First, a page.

When we think of those most affected by divorce, we immediately think of the children and obviously the couple themselves, but rarely are the grandparents in anyone’s thoughts. That is why family lawyers from Davies & Co are often employed to help not only couples who are divorcing but also the grandparents, specifically for the reason that they are able to see their grandchildren and, in some cases, to pursue custody of them.

As the parent of the parent of children, grandparents often play a huge role in the upbringing of their grandchildren. During the week, they may actually spend more daytime hours with very young children of parents who work than the parents themselves. For this reason, and others, the bond that exists between grandparents and their grandchildren can be extremely strong.

When a couple separates and divorce proceedings begin, there can be animosity between them, and as such, that may be directed towards the parents of the other partner. As such, those grandparents might be denied any kind of contact with the children for no other reason than they happen to be the parents of one of the parties to a divorce.

If this were to happen, there is a provision within the Family Law Act 1975 for grandparents to request that the court grant an order that they are allowed to visit and spend time with their grandchildren.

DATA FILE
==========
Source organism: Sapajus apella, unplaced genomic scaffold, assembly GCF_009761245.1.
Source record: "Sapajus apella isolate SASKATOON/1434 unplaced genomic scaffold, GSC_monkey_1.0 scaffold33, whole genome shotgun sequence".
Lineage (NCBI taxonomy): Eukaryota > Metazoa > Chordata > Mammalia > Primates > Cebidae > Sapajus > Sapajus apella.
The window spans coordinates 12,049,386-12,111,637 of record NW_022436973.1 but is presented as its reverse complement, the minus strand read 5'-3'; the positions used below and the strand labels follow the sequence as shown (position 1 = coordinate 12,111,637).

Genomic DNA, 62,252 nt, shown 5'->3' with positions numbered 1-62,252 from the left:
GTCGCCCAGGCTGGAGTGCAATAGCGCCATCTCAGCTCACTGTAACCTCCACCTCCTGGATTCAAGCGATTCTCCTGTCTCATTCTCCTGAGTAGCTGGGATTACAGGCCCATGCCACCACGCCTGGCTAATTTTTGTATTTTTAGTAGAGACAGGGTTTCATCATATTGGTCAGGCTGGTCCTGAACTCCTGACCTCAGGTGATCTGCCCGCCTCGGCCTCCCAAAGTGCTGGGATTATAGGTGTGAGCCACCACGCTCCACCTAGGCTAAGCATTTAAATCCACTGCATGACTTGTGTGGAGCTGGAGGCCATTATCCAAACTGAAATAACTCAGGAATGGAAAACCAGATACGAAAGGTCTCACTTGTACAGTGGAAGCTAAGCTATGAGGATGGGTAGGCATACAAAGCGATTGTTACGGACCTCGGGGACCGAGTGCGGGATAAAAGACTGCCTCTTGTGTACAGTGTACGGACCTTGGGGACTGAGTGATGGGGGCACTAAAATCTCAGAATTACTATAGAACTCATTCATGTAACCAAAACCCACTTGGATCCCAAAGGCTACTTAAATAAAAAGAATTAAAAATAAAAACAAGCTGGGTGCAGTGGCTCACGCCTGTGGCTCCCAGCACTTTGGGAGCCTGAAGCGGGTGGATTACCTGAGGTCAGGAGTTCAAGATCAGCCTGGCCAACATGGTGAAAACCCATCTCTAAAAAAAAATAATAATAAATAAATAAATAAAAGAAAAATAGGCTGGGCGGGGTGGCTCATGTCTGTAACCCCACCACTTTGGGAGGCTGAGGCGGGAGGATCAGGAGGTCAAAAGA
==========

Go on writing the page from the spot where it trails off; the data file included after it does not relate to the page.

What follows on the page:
Those provisions are not necessarily there for the benefit of grandparents, as it applies to anyone who might have a relationship with children of divorcing parents. The law exists so that the best interests of children are served, and often the court rules that this is achieved by the children being allowed to spend time with people that they have a close relationship, apart from their parents.

As such, there could be a list of individuals whom the court accepts the children should be able to see, although, in the vast majority of cases, their grandparents are the most likely to be on that list.

In Section 65C of the Family Law Act 1975, there is actually a specific reference to grandparents, and this highlights the value that is placed by Australian family law upon how much grandparents can have a positive influence on the upbringing of their grandchildren.

When the court is making its considerations with regard to grandparents being able to visit and spend time with their grandchildren, it will apply certain principles in terms of the welfare of those children. These include the following:

  • Shielding children from cruelty, assault, abuse, and other risks
  • Benefits of the children having a positive relationship with their grandparents
  • What form does the interaction between children and their grandparents take
  • How willing are grandparents to contribute to and fulfil the children’s educational and social needs

There are varying degrees to which a grandparent will have a role in a child’s life, and this can go as far as them actually having custody of the child or children. This can happen when the court deems that the parents are unfit, incapable, or cannot support the children.

Another arrangement that might apply includes an informal arrangement between a child’s parents and one set of their grandparents. Here it might be agreed that the children live with their grandparents for a limited period due to certain circumstances, but in law, the parents still have parental responsibility for those children.